[ads id=”0″ style=”float:left;padding:9px;”]After a decade of research, the South Korea’s largest carmaker has developed its own membrane electrode assembly (MEA), which has been imported from overseas manufacturers until they achieve its final development.
It is an import fuel cell part, equivalent to the engine cylinder of an internal combustion engine. But, Hyundai has imported all its parts, because only three or four global chemical companies including Japan’s Gore and 3M of the U.S. could produce them.
“It is meaningful that we have technological independence. With the new MEA technology, we now have localized all the parts manufacturing technologies required for fuel cell vehicles,” said a company spokesman.
Currently, the fuel cell battery costs 40 percent of the overall vehicle price and the MEA is 40 percent of the battery cost. The Hyundai-developed MEA has a better performance and price competitiveness, compared with its rivals.
[ads id=”7″ style=”float:left;padding:9px;”]It has greater endurance, with four years and up to 80,000 kilometers guaranteed, which is 1.5 times higher than its competitors. In terms of the cost, the locally produced MEA is known to be 13 percent less expensive.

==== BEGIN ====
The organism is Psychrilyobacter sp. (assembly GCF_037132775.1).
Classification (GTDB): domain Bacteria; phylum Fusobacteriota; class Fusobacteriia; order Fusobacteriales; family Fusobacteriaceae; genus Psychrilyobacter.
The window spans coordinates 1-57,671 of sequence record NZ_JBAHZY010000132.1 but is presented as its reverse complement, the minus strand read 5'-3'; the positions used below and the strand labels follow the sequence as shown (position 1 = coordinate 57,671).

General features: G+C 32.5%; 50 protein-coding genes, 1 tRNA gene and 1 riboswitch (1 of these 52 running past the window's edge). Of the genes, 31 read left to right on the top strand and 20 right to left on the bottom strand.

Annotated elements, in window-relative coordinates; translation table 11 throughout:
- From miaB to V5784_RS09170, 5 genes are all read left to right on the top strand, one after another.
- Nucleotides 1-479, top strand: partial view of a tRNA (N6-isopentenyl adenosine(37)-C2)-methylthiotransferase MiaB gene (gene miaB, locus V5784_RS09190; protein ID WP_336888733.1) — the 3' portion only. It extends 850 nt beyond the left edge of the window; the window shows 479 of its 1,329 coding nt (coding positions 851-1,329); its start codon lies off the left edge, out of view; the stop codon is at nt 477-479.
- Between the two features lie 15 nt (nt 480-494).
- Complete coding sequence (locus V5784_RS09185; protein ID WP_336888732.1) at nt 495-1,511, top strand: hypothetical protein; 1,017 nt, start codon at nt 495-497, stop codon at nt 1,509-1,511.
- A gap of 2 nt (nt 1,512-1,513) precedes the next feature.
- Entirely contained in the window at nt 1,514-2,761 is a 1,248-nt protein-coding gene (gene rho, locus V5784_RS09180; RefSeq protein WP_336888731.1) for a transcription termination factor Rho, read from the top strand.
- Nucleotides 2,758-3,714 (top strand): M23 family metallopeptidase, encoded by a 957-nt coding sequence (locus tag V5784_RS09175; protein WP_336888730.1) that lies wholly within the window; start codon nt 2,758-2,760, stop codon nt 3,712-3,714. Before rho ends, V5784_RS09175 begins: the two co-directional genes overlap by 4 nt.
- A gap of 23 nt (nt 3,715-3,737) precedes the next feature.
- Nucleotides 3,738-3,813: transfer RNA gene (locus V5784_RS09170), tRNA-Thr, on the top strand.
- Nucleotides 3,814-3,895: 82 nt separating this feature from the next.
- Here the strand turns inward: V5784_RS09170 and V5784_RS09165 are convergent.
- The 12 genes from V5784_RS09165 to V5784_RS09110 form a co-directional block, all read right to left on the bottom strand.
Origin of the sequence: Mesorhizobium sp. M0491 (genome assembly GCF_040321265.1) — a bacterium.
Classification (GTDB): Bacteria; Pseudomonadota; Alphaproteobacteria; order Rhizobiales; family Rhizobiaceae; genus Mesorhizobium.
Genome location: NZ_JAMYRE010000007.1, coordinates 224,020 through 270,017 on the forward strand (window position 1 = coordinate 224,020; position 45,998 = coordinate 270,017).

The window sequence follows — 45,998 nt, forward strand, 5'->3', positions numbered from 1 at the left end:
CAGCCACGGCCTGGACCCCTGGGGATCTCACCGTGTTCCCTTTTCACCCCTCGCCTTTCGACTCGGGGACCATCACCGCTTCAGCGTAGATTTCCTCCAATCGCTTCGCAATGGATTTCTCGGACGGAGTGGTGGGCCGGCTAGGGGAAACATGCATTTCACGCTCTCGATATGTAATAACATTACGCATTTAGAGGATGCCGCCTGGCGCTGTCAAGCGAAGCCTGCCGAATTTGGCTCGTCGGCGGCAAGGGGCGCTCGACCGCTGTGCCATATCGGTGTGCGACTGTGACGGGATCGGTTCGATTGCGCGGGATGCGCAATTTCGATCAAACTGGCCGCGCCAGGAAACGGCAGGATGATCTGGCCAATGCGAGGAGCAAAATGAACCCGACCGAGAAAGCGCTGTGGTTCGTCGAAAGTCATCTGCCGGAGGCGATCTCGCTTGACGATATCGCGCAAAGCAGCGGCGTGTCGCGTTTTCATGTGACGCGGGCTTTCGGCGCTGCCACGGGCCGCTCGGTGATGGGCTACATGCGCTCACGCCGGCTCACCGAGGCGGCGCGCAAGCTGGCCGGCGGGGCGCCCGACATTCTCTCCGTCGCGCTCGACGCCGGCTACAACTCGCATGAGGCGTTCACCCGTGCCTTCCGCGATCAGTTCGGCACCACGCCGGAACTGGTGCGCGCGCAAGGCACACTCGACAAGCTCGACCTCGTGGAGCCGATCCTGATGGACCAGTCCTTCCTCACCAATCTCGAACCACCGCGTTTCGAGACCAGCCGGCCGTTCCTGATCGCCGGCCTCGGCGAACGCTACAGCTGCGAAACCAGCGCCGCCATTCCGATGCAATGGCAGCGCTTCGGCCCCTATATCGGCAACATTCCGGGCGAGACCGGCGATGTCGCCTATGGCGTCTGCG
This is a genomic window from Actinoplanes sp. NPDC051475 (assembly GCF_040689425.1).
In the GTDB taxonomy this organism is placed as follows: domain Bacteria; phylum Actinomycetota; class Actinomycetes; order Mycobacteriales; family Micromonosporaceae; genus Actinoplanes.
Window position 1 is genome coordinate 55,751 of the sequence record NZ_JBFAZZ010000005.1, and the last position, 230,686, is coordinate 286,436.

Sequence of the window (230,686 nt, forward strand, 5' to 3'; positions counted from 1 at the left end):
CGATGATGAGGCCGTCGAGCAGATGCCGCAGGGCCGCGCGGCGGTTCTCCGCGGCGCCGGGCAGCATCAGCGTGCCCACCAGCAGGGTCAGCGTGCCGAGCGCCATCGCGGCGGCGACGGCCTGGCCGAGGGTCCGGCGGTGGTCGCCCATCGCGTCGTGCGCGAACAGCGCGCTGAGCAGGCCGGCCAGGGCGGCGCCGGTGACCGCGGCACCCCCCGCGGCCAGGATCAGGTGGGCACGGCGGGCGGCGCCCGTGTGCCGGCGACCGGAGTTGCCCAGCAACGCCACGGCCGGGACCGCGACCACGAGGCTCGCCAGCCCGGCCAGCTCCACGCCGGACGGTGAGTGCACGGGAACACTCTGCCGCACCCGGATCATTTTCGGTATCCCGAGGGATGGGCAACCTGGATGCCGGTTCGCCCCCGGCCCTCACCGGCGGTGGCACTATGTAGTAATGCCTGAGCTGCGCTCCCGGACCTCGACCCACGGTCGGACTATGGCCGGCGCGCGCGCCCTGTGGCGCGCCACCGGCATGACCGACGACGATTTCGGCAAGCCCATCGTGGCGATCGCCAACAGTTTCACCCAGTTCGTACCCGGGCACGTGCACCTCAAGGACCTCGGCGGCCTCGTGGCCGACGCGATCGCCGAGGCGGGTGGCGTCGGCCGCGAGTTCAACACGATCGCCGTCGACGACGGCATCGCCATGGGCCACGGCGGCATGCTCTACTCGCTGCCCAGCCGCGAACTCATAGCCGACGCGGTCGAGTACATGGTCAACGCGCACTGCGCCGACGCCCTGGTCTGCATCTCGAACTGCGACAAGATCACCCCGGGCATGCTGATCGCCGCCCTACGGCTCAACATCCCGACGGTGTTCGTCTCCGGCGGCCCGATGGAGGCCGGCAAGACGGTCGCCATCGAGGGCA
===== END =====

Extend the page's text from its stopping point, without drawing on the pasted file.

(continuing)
The company is testing a second production facility in Uiwang, Gyeonggi Province, which is seven times larger than the one in Yongin. The fuel cell EVs, which have difficulty in attracting customers because of their prohibitive prices, can expect further price cuts in the future.
“MEA related technology can be applied to all other areas where fuel cells are used. In the long term, the technology will make a new industrial ecosystem in the hydrogen energy sector and emerge as a new growth engine,” said Kim Sae-hoon, a researcher at the center said.
The application of fuel cells has been expanding, from vehicles to power generation for homes and buildings. Hyundai will deliver three Tucson ix35 fuel cell SUVs, mounting the new localized MEA, to the Chungnam Provincial Government on Sept. 21.
Image Source: Hyundai Media